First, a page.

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What workshops have you loved?

Please share your favorite workshops/instructors. How did they surpass your expectations? Would you recommend them to everyone or just certain levels? Where did you take them? Was the location important?

Qiang Huang’s workshop is amazing. He provides a wealth of information, his demos create awe, and his gentle critiques are eye-opening.

Johannes Vlothuis Paint Alongs online

Carlo Russo! I attended one of his three day still-life workshops at LAAFA in Van Nuys, CA. Wonderful technique and teaching style with a slant on sight size drawing, so it was helpful to have a pre-knowledge of having done that before. I would recommend his class to levels above beginner.

I took a workshop with Trisha Adams , trishaadams.com. Was great experience. I would love to go to one of her workshops in Italy. Hopefully someday!

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I can’t say enough about Peggi Kroll Roberts. She is an amazing artist. I have learned so much about light, shadow and design. I keep going back at least once a year. She has a series of instructional DVDs as well.

Never had a chance to take one. Online ‘workshops’ for me lately are Scott Naismith , landscape painter. I’ve never done a landscape but am learning a lot about his color theory, like his paint marks a lot and color.

I took a great weekend workshop with Mike Rooney on Cap Cod. He has a relaxed style, direct, and fun to be with. Gained some good pointers and met nice people.

I’m lucky to live in Mesa, Arizona; so I’ve taken several classes at Scottsdale Artists’ School. My favorite instructors there are Hedi Moran, Joni Falk, Dick Heichberger and Krista Eaton for oil; and Kim Johnson-Nechtman for watercolor.

I have taken two workshops and am about to start my third one tomorrow. I feel the best work shop was with Maggie Siner at the Corse Gallery & Atelier in Jacksonville FL in 2014. Maggie was a great instructor and I learned a lot from her. But what impressed me the most was that the gallery owner Eileen Corse made everyone feel welcome by confirming our registration, giving great directions to the gallery, welcoming us when we arrived, helping everyone get to know each another, she made sure everyone was informed about the rules and parking availability, eating choices were suggested and she provided a variety of very good snacks. She was a real Host. The second workshop you had to ask and dig for information. I didn’t even know who the hostess was for the workshop until the second day. The workshop I am going to attend tomorrow appears to be very much like the second one. I attended the opening for the artist this evening and asked a few of the questions about the workshop to three of the gallery workers and received no helpful information.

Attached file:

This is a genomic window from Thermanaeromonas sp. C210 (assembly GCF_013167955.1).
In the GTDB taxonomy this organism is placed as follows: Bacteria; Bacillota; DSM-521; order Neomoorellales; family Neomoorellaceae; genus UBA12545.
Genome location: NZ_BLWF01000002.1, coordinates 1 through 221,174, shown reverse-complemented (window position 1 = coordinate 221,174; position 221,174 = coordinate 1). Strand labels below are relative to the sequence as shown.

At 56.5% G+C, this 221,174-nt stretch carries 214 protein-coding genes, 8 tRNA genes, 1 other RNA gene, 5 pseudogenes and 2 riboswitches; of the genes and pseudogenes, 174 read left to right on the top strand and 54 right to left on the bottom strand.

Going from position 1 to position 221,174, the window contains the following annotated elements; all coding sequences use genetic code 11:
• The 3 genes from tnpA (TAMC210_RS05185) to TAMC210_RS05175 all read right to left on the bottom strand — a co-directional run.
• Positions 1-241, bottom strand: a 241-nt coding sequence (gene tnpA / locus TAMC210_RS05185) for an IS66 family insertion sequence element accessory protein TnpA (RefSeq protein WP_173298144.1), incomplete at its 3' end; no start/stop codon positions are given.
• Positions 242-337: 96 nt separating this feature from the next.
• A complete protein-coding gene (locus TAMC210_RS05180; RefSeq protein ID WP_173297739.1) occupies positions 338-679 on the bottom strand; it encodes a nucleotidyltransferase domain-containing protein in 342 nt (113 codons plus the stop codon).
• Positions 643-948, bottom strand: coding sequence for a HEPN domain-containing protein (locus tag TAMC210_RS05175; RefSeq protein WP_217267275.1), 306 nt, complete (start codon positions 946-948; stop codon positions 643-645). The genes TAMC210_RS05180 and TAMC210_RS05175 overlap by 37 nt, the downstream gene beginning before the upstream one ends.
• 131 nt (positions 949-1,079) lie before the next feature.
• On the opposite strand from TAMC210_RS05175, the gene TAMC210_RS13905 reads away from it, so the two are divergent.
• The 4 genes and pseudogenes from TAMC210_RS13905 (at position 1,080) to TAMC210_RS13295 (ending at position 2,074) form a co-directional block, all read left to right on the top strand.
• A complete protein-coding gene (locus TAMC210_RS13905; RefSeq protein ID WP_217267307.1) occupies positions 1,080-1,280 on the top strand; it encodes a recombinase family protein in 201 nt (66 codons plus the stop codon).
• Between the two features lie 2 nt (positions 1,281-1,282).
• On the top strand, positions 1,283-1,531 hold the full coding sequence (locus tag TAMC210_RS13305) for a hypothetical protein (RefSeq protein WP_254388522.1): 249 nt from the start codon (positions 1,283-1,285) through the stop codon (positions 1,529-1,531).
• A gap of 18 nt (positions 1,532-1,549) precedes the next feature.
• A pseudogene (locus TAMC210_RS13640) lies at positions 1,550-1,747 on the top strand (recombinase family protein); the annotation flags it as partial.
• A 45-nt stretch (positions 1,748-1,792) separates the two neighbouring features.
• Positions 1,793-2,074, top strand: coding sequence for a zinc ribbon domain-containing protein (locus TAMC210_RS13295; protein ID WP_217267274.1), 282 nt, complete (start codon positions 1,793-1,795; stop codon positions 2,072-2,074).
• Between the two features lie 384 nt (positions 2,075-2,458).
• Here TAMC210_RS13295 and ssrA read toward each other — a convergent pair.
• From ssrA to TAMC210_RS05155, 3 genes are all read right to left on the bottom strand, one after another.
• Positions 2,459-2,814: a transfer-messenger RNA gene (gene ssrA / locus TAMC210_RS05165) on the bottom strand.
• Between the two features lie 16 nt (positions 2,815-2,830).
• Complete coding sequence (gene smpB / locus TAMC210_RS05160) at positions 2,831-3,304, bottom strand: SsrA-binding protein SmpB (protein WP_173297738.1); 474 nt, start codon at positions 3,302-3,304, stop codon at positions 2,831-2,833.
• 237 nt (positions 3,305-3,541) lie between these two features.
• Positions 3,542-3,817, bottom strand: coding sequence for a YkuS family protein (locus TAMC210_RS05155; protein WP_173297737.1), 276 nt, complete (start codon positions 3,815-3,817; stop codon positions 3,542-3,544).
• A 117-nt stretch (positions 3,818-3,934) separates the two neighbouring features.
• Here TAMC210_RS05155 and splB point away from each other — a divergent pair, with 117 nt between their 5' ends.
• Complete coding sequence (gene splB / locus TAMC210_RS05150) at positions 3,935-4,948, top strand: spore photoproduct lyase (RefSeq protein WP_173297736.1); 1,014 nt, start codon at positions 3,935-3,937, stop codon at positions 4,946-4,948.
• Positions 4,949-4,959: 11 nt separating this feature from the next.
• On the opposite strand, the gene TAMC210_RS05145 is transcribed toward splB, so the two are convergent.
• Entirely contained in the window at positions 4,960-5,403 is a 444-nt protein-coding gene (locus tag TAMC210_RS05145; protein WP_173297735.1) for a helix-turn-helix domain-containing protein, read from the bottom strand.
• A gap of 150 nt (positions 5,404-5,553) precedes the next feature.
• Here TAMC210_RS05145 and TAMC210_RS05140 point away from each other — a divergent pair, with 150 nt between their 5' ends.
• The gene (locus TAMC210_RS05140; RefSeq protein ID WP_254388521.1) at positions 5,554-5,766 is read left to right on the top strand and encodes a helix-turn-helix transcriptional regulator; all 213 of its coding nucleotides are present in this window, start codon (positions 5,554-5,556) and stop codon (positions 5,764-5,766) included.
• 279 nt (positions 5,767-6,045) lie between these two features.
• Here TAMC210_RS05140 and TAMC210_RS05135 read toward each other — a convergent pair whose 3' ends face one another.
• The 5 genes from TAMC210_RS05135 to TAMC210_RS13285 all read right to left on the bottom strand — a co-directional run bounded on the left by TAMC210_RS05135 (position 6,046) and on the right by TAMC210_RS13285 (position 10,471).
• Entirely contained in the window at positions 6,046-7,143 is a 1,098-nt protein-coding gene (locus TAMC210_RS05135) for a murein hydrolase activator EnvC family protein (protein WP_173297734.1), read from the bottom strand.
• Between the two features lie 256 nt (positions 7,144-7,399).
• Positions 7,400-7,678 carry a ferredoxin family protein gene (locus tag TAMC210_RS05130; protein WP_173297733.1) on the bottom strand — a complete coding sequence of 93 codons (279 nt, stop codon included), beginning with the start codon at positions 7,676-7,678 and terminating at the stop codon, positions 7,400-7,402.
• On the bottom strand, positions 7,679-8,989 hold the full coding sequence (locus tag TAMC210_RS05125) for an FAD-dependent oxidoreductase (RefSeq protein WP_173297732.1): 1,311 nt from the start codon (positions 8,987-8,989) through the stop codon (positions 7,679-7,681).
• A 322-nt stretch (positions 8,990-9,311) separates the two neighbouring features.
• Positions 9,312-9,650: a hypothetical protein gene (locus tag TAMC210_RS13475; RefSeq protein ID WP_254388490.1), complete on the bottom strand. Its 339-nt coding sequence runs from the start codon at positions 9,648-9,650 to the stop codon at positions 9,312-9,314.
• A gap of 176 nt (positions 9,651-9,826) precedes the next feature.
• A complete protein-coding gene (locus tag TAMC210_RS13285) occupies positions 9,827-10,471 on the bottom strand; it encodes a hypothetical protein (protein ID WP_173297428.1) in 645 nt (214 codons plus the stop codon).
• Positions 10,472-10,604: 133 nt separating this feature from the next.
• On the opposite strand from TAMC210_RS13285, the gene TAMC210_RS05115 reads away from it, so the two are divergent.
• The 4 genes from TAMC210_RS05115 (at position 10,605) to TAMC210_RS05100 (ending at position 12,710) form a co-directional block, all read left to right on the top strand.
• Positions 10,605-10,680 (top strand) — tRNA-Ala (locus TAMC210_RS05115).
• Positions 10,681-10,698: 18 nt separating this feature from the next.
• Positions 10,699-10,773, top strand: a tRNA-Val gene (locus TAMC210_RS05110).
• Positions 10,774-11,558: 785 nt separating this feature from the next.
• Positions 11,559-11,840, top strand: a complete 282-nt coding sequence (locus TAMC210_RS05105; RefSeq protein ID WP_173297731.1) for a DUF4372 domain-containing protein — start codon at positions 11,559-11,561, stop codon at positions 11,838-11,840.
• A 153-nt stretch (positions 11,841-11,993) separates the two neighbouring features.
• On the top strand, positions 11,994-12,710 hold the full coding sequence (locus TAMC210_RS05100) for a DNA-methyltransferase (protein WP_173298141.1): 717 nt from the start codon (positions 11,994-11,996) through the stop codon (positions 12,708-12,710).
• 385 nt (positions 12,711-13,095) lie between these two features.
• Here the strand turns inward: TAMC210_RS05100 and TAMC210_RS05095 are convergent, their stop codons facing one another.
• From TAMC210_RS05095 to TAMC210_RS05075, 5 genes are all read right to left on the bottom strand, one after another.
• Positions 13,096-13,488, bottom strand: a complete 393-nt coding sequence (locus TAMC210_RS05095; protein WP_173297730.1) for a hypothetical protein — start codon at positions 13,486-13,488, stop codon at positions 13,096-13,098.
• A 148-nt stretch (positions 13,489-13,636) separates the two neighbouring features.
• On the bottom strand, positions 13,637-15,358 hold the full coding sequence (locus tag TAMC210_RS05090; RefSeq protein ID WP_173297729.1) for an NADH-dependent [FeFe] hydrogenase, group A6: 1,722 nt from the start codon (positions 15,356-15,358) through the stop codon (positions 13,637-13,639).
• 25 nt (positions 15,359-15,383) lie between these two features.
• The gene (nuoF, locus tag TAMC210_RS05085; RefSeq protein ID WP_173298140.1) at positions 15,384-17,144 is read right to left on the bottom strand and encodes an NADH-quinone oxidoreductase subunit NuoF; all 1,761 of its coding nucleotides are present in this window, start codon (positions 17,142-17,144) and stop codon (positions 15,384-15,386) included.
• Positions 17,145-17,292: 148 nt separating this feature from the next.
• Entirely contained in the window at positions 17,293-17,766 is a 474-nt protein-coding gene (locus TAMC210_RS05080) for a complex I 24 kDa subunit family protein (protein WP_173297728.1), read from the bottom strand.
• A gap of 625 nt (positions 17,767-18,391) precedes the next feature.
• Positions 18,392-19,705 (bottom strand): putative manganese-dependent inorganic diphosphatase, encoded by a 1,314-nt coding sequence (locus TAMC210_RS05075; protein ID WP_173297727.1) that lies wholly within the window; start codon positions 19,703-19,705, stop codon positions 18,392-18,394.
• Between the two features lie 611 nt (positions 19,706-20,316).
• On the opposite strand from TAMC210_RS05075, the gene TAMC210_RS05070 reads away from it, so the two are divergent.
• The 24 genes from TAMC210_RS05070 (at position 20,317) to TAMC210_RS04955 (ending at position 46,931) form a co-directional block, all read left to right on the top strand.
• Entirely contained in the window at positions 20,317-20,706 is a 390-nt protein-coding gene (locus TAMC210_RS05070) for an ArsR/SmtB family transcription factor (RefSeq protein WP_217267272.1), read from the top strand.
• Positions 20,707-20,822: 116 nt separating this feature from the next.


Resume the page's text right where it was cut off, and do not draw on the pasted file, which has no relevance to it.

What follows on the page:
I’ve taken quite a few. Laura Robb is amazing for still life. Roger Dale Brown is excellent for landscape… Very motivating. C.W. Mundy is great at making you go out of your comfort zone…experiment. He is a true master. Daniel Gerhardtz is your guy for portraits or figures. Leslie Saeta for palette knife and good marketing tips!

Mary Whyte is a well known accomplished artist in watercolor. She is also an educator. Her work is mainly portraiture but includes all aspects of realism with respectful humanity in her work. This is my interpretation of her but others describe her more elegantly. Workshops are intense and she gives lots of personal time. I can’t imagine being disappointed with anything. I took her workshops when I was very new in painting. I would benefit in taking another now that I have more painting experience.
Another wonderful workshop was with Frank Eber. Landscape is most of the focus but he does stunning portraits. Very friendly, great sense of humor and works very hard to teach. He too gives personal attention.

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Thanks for the shout-out, Gerri!! <3

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I’ve taken several watercolor workshops at Dillman’s Sand Lake Lodge in Lac du Flambeau, Wisconsin. Nita Engle (not sure if she’s still teaching) John Lovett, Ted Minchin, and Janet Rodgers. Vincent Chiaramonte for portrait in pastel and oil. All of the instructors are great, the facilities are beautiful in the north woods of Wisconsin. Classrooms are well lit, with big windows facing the lake. Overhead mirrors and overhead lighting. I first met Nita Engle in a workshop headed up by Jack Hines and Jessica Zemsky in a camp by the Bolder River in Montana (an hour or so from Big Timber.) Nita said to me "Linda, if you want a great workshop painting experience go to Dillman’s. Good advice! I did have one awful experience with a female portrait artist who’s name I would never mention, but even then I did learn a few things. You really do learn a lot from spending a week at a workshop. Ted Nuttall is next on my list!

I absolutely love Richard Robinson from New Zealand. His videos, on line workshops, etc. are easy to follow, well thought out, and enlightening, I have learned so much from him. I have bought many of his DVD and online workshops. He has a number of good free videos on Youtube as well. Check out his website at: http://thecompleteartist.ning.com/. Besides having a great sense of humor, gentle manor, and fun accent, he is generous with his helpful critiques and tips. And he is cute too! ;>). LOL. He has quite a following worldwide.

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Thanks, watched a video and I will go back when I have more time!